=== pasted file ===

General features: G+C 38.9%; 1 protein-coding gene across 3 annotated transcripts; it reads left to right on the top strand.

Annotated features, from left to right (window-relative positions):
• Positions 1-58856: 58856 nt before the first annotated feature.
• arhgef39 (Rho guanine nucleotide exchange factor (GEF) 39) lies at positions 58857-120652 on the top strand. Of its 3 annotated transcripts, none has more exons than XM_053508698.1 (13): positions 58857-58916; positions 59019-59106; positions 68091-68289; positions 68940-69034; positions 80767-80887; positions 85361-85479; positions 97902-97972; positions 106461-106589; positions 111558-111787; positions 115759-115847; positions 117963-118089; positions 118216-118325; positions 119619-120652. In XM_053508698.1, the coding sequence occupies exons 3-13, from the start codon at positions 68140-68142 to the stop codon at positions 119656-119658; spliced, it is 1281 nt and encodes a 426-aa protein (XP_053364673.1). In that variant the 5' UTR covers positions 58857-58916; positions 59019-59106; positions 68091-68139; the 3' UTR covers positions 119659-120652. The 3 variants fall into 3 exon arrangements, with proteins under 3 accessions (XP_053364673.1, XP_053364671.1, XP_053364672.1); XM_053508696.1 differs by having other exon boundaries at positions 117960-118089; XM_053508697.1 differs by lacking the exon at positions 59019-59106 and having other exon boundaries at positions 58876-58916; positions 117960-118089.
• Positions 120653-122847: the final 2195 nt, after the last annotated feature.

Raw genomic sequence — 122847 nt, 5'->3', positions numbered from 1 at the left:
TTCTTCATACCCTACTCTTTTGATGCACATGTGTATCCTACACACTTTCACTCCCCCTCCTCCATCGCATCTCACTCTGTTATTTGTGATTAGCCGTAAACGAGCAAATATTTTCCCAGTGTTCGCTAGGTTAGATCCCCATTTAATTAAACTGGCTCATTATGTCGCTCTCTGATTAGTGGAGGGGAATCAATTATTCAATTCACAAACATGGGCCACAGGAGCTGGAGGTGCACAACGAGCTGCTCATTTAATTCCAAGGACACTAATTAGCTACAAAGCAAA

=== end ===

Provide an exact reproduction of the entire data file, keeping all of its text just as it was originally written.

General features: G+C 38.9%; 1 protein-coding gene across 3 annotated transcripts; it reads left to right on the top strand.

Annotated features, from left to right (window-relative positions):
• Positions 1-58856: 58856 nt before the first annotated feature.
• arhgef39 (Rho guanine nucleotide exchange factor (GEF) 39) lies at positions 58857-120652 on the top strand. Of its 3 annotated transcripts, none has more exons than XM_053508698.1 (13): positions 58857-58916; positions 59019-59106; positions 68091-68289; positions 68940-69034; positions 80767-80887; positions 85361-85479; positions 97902-97972; positions 106461-106589; positions 111558-111787; positions 115759-115847; positions 117963-118089; positions 118216-118325; positions 119619-120652. In XM_053508698.1, the coding sequence occupies exons 3-13, from the start codon at positions 68140-68142 to the stop codon at positions 119656-119658; spliced, it is 1281 nt and encodes a 426-aa protein (XP_053364673.1). In that variant the 5' UTR covers positions 58857-58916; positions 59019-59106; positions 68091-68139; the 3' UTR covers positions 119659-120652. The 3 variants fall into 3 exon arrangements, with proteins under 3 accessions (XP_053364673.1, XP_053364671.1, XP_053364672.1); XM_053508696.1 differs by having other exon boundaries at positions 117960-118089; XM_053508697.1 differs by lacking the exon at positions 59019-59106 and having other exon boundaries at positions 58876-58916; positions 117960-118089.
• Positions 120653-122847: the final 2195 nt, after the last annotated feature.

Raw genomic sequence — 122847 nt, 5'->3', positions numbered from 1 at the left:
TTCTTCATACCCTACTCTTTTGATGCACATGTGTATCCTACACACTTTCACTCCCCCTCCTCCATCGCATCTCACTCTGTTATTTGTGATTAGCCGTAAACGAGCAAATATTTTCCCAGTGTTCGCTAGGTTAGATCCCCATTTAATTAAACTGGCTCATTATGTCGCTCTCTGATTAGTGGAGGGGAATCAATTATTCAATTCACAAACATGGGCCACAGGAGCTGGAGGTGCACAACGAGCTGCTCATTTAATTCCAAGGACACTAATTAGCTACAAAGCAAA